Pitched up significantly, it gave us a sound that matched the speed and intensity of the quick-paced editing of the sequence. A fairly significant amount of distortion and heavy compression, chiefly through guitar pedal simulators, allowed us to tame some of the super high-frequency content and bring out the mid-range to cut through the mix as it cut through his head!

…which allowed us to get good pitch variation as it ground into his skull.

The distortion also helped it to feel as if the audience was hearing the sound as he would, resonating through his skull. Lots of good juicy bone crunches and blood squirts helped fill it out.

I’m particularly happy with the sound of his brain matter wiggling in the tweezers as he brings it over to be weighed.

 


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What went into the sound of the Radiation Therapy Trap he devised for Gabriella? And what were some of your favorite gore sounds for this scene?

DR: This was a tricky one and went through a few versions before we landed on the right one. There is nothing obvious that makes sound apart from the mechanism that moves the radiation machine around. The radiation itself would be silent and, of course, the visual threat is really just an orange glow so it was up to us to sell the threat through sound.

Our first couple of versions were a bit too simple. Perhaps a bit too obvious with various electrical buzzes and hums rising in pitch and complexity as the radiation intensifies. When Kevin heard these early tests he told us he wanted the machine to feel more like it was a living creature. It was then that we started to think of it as a fire-breathing dragon instead of just a machine.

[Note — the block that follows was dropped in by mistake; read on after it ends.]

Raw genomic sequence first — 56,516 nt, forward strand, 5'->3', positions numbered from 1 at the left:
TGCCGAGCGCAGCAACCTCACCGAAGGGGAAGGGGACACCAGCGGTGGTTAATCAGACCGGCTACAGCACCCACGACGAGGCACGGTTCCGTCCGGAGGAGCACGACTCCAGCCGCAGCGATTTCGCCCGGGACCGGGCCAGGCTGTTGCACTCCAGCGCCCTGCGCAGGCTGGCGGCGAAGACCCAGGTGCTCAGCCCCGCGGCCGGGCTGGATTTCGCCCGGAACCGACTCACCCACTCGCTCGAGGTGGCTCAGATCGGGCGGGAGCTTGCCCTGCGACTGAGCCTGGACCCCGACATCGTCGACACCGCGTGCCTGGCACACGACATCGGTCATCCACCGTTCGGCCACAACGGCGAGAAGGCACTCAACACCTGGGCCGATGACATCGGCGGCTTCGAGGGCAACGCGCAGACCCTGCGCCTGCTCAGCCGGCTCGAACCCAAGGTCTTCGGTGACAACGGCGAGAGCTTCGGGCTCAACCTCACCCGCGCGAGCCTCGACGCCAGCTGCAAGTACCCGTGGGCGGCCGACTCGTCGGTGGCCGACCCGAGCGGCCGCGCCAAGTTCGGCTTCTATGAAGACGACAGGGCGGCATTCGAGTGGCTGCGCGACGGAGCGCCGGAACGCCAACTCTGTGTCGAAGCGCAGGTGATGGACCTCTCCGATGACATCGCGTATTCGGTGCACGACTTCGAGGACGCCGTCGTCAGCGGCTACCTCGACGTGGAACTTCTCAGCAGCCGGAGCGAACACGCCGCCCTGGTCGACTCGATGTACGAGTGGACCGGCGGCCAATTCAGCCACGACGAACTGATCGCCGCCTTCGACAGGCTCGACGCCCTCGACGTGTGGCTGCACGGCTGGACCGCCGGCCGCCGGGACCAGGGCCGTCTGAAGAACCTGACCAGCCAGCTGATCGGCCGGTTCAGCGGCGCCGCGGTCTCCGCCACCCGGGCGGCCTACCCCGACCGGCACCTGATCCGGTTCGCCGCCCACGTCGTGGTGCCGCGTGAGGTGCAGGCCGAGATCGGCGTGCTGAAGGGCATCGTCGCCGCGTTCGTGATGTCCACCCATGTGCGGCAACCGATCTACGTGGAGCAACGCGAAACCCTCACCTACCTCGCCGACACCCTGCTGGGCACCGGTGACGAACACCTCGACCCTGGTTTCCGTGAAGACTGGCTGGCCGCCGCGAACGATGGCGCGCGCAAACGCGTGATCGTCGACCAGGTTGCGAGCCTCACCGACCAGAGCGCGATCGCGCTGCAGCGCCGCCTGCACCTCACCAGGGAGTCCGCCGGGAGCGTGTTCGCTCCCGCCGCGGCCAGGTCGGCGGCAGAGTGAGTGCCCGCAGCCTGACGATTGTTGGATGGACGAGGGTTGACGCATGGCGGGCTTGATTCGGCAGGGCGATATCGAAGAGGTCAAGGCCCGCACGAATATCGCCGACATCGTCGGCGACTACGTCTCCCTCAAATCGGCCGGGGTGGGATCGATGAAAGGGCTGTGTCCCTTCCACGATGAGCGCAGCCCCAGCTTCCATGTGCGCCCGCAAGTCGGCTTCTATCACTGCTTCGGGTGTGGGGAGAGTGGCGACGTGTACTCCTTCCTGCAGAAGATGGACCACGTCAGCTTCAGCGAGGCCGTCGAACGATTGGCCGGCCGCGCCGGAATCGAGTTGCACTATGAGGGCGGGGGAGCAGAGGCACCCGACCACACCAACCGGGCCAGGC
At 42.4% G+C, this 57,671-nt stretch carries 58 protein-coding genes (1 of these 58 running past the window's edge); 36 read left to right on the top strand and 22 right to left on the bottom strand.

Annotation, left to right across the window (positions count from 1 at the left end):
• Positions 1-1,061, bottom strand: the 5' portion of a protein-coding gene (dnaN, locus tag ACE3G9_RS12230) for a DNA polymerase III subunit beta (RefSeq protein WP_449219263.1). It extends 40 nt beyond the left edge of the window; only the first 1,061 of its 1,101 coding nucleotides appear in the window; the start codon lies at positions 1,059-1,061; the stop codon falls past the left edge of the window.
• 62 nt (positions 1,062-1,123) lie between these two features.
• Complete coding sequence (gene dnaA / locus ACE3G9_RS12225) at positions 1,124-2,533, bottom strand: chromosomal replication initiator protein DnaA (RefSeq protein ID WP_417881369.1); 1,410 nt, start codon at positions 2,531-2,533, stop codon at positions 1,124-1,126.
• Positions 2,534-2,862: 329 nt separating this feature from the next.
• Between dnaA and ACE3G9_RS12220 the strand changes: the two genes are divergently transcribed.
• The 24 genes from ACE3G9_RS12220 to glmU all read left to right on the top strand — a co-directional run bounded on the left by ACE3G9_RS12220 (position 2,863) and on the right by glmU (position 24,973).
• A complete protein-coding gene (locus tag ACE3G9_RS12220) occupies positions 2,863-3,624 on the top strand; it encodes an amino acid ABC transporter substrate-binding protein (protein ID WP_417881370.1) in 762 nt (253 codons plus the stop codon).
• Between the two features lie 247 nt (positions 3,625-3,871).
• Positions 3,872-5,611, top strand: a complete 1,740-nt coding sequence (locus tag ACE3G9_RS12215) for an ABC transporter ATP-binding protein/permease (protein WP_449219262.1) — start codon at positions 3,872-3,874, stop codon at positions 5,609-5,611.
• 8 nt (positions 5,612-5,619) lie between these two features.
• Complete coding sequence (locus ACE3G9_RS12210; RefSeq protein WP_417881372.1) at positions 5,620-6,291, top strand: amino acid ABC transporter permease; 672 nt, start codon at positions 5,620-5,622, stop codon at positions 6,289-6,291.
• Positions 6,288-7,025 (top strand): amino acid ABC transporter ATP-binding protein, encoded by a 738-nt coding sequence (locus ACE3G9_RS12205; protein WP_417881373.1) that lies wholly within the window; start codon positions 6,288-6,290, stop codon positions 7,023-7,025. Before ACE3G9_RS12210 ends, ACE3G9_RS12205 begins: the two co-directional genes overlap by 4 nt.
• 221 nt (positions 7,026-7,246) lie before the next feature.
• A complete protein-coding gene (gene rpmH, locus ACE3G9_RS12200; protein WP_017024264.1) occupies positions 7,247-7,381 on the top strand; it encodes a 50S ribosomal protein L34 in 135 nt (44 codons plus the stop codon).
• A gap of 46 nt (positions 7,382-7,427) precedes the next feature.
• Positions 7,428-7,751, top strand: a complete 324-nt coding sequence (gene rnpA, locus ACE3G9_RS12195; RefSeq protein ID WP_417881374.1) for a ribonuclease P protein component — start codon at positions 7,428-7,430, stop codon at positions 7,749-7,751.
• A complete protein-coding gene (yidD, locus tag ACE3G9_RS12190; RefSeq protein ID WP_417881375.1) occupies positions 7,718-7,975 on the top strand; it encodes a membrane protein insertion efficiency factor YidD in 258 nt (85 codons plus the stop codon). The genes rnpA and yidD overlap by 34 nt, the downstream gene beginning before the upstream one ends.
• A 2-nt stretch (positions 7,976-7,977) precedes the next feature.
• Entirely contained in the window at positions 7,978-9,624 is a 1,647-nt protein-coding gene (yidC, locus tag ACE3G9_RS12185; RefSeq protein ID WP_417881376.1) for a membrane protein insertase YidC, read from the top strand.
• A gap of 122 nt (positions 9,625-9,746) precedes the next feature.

…we started to think of it as a fire-breathing dragon instead of just a machine.

We did keep the electrical elements but did a pass with additional fire rumbles and whooshes as well as some judiciously placed animalistic roars, particularly on the intensity changes. That gave us some good bass content to work with and allowed the machine to feel fully threatening and give Kevin what he was looking for.

Of course, the gore sounds had mostly to do with Gabriella trying to free herself from the chains. It was tricky to sell that she was hitting herself hard enough to break bones to remove the chains but not so hard that she would amputate a limb! We had to spend some time carefully building up the gore and bone breaks to a climax when she breaks free.

The machine possessed so many different, well-crafted frequencies that had the potential of interfering with the score…

AS: To expand on Dave’s notes, this was one of the most complex traps, not only in terms of the design but also in terms of the mix of the entire scene. Our mixers Keith Elliot and Rudy Michael had their hands full when it came to allowing the music and radiation machine to live independently of one another. They absolutely crushed it.